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PARAMETERS [First Date] DateTime, [Second Date] DateTime, [Shift] Text ( 255 );
    ([Run Hrs]*[Actual Lbs/hr]) AS [Gross Production - LBS],
    [Scrap Lbs 1]+[Scrap Lbs 2]+[Scrap Lbs 3] AS [Scrap Produced - LBS],
    [Run Hrs]*[Actual Lbs/hr]-([Scrap Lbs 1]+[Scrap Lbs 2]+[Scrap Lbs 3]) AS [Net Production],
    [Run Hrs]*[Actual Lbs/hr]*0.035 AS [Scrap Target],
    [Run Hrs]*[Std lbs/hr]-([Run Hrs]*[Actual Lbs/hr])*0.035 AS [Target Net Production],
    [Run Hrs]*[Std lbs/hr] AS [Target Gross Production],
    (([Run Hrs]*[Std Lbs/hr])/([Run Hrs]*[Actual Lbs/hr]*0.035)) AS [Target Scrap Rate]
    (((Main.[Mth/day]) Between [First Date] And [Second Date]
    And [Shift]=Main.Shift
    And [Std lbs/hr]>0));

I need to also sum each calculated field so they can also retrieve monthly summaries and the like. Can i do this in the same query or am I best to make another query based off of this one's results?

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I don't think you should use Sum() that way. It's a SQL aggregate function which is applied to the full result set, or to subsets of rows when you're using a GROUP BY expression. Does the db engine run that query without complaint? If so, does it give you what you want as [Gross Production - LBS]? –  HansUp Aug 9 '11 at 19:32
@HansUp Thanks very much for the fast reply good sir, I have the query running without any sum() operator - It does all the correct calculations to display the data we need. What I want to also include is a sum of each calculated field. I'm going to use this data to feed a report that has daily data as well as a monthly summary. So when it runs it asks me for date1, date2, then shift a, b, c, or d I need to be able to sum the data in the parameter range so i can place it at the bottom of the report –  Matthew Macri Aug 9 '11 at 19:55
I'm not sure you need a separate query for the sums, Matthew. Base the report on the detail data only. Then add text boxes to the report footer whose control sources are the sums of the relevant Detail section controls. Does that make sense? Hope so, cause I can't think how to explain it better. :-( And I also hope I didn't totally misinterpret what you're asking for. –  HansUp Aug 9 '11 at 20:01
@HansUp I didn't know you could do that, I'm a web dev guy more than anything I was going to make this into a web based tool initially so I could add it to my portfolio (genericized version without real data) but they denied my request to use MySql and told me MS Access or nothing. I was thinking the report design section was more of a front end aspect. Where exactly would I place my Sum() expression directly in a text box on the form or is their a special little home for it? I've only been using Access for one week if you can believe it hahaha. –  Matthew Macri Aug 9 '11 at 20:06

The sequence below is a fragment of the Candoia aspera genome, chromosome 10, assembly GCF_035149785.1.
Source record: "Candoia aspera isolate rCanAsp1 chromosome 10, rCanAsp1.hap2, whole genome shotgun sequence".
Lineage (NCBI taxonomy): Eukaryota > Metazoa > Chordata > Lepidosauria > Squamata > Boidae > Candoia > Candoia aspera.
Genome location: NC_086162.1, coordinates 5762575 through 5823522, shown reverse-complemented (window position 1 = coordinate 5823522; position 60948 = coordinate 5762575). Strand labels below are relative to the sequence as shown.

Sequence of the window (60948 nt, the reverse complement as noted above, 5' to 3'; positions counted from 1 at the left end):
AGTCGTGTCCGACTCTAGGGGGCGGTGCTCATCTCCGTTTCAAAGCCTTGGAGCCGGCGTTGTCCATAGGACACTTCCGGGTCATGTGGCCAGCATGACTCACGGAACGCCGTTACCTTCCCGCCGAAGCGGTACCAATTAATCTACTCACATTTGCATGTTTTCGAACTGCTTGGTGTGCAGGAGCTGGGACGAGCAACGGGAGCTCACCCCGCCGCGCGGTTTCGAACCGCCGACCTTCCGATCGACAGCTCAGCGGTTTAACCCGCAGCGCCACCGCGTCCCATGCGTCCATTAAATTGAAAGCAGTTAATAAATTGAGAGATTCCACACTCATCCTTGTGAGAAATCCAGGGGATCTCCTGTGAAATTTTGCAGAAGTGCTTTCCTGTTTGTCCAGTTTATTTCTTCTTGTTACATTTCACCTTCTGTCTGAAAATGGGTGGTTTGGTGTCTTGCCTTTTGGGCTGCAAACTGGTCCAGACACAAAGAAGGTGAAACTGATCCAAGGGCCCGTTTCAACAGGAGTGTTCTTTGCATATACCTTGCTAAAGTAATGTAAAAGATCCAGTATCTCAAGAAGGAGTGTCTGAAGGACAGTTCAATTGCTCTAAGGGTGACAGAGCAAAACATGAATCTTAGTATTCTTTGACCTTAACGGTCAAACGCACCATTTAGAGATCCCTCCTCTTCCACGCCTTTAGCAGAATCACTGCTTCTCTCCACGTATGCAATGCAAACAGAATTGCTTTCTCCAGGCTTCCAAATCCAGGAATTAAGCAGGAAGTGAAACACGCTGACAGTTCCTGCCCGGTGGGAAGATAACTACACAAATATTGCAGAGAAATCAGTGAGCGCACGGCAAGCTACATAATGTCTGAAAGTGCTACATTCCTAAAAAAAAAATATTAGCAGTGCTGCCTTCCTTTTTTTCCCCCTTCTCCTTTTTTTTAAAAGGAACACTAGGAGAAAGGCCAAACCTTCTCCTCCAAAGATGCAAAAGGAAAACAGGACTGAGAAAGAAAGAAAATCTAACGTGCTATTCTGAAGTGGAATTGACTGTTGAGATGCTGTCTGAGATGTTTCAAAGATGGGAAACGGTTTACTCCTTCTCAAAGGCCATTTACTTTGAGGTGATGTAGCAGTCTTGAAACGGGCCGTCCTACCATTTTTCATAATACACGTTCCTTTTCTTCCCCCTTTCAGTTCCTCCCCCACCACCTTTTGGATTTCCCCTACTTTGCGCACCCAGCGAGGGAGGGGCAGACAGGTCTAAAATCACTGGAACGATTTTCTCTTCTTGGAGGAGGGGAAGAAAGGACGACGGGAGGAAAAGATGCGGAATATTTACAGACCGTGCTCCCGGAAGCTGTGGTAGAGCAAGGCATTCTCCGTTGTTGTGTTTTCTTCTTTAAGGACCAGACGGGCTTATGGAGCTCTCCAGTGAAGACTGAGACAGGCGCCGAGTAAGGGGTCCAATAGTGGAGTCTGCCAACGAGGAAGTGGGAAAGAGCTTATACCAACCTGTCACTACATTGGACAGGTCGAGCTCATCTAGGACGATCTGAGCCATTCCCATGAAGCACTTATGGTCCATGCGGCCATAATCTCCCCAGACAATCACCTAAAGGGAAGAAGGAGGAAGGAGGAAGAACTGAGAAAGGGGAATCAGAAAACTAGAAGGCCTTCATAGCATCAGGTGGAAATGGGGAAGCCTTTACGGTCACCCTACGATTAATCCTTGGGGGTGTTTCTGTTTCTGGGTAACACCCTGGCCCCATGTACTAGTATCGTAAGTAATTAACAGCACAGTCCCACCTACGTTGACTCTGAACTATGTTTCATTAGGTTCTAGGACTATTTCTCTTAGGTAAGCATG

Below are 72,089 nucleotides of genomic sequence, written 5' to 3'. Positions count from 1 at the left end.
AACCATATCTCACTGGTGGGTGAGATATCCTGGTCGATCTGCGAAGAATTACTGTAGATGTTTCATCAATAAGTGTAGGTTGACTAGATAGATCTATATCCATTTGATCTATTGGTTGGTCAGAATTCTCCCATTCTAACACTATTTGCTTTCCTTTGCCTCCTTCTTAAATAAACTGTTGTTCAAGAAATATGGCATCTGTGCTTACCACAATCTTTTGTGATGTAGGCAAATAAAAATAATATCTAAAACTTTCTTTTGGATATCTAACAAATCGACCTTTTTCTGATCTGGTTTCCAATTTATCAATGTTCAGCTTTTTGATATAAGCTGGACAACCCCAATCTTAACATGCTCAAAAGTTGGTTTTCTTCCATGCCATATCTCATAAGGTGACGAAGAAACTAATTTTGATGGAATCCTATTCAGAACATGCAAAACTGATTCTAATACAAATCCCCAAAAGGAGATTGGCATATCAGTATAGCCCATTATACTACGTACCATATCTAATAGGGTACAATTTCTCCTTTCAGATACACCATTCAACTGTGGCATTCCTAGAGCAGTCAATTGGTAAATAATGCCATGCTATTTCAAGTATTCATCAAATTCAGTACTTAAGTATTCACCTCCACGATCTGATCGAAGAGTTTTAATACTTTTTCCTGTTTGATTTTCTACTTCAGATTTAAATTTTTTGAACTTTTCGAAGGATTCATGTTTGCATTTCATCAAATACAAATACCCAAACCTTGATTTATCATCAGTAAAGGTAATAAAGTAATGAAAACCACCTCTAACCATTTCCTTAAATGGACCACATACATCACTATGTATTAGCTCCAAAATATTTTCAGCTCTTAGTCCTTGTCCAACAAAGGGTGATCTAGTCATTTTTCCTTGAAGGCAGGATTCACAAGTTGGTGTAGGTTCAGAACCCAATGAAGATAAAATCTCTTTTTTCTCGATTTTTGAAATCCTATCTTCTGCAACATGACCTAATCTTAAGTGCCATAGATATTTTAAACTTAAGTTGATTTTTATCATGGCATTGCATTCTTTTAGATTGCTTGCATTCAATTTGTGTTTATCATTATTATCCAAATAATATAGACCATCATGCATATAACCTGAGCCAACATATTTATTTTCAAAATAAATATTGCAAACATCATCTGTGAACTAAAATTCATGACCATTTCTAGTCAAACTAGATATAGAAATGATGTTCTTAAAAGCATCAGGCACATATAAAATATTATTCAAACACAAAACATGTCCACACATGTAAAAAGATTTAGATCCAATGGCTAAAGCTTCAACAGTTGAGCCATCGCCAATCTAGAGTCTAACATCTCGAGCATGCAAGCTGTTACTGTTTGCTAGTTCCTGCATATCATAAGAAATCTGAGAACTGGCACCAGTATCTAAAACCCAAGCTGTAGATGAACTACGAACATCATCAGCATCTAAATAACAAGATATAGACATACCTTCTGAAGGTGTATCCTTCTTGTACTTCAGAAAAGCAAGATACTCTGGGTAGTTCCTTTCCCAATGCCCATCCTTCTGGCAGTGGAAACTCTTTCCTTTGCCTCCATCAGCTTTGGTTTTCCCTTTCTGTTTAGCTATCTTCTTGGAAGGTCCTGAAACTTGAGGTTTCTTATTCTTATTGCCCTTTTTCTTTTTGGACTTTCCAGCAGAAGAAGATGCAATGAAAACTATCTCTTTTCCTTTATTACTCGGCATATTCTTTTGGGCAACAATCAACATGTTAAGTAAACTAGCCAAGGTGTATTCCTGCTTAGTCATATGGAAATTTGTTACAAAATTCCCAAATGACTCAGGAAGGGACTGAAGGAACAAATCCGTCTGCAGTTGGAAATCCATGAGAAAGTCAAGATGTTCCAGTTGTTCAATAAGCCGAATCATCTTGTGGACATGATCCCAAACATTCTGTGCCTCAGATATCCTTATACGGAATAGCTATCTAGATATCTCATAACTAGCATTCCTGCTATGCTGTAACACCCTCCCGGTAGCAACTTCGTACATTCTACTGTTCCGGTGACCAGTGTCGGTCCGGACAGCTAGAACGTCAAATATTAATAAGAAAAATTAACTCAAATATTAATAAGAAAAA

I edited your question to remove Sum() from the query ... which is what I think you're saying you actually have. Change it back if I'm wrong. –  HansUp Aug 9 '11 at 20:07

2 Answers 2

up vote 2 down vote accepted

This is really something that should be handled in the front-end or report writer, not through SQL.

In MS Access 2007 the following should work:

  1. Open your report in layout view
  2. Click on one of the cells in the column that you want to total
  3. On the Format tab click on Totals and select Sum

A cell should be added to the report footer with your aggregate.

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Aaaah this worked, Thanks so much to both @Tom H. and HansUp much much appreciated you guys rock! This is my first "db" contract and boy have a learned a lot. –  Matthew Macri Aug 9 '11 at 20:16

Start with a query which uses only fields and field expressions which don't use SQL Aggregate Functions. Then save that query and use it as the data source for another query where you do your summing and any other aggregate functions.

In other cases, you could take just the SQL from the first query and use it as a subquery in another query. However, because of those square brackets required for the names, this one would be troublesome as a subquery.

In the future, you can make it easier on yourself by choosing object names which don't require bracketing.

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Thanks for the tips, learned a bunch in a short amount of time! –  Matthew Macri Aug 9 '11 at 20:17

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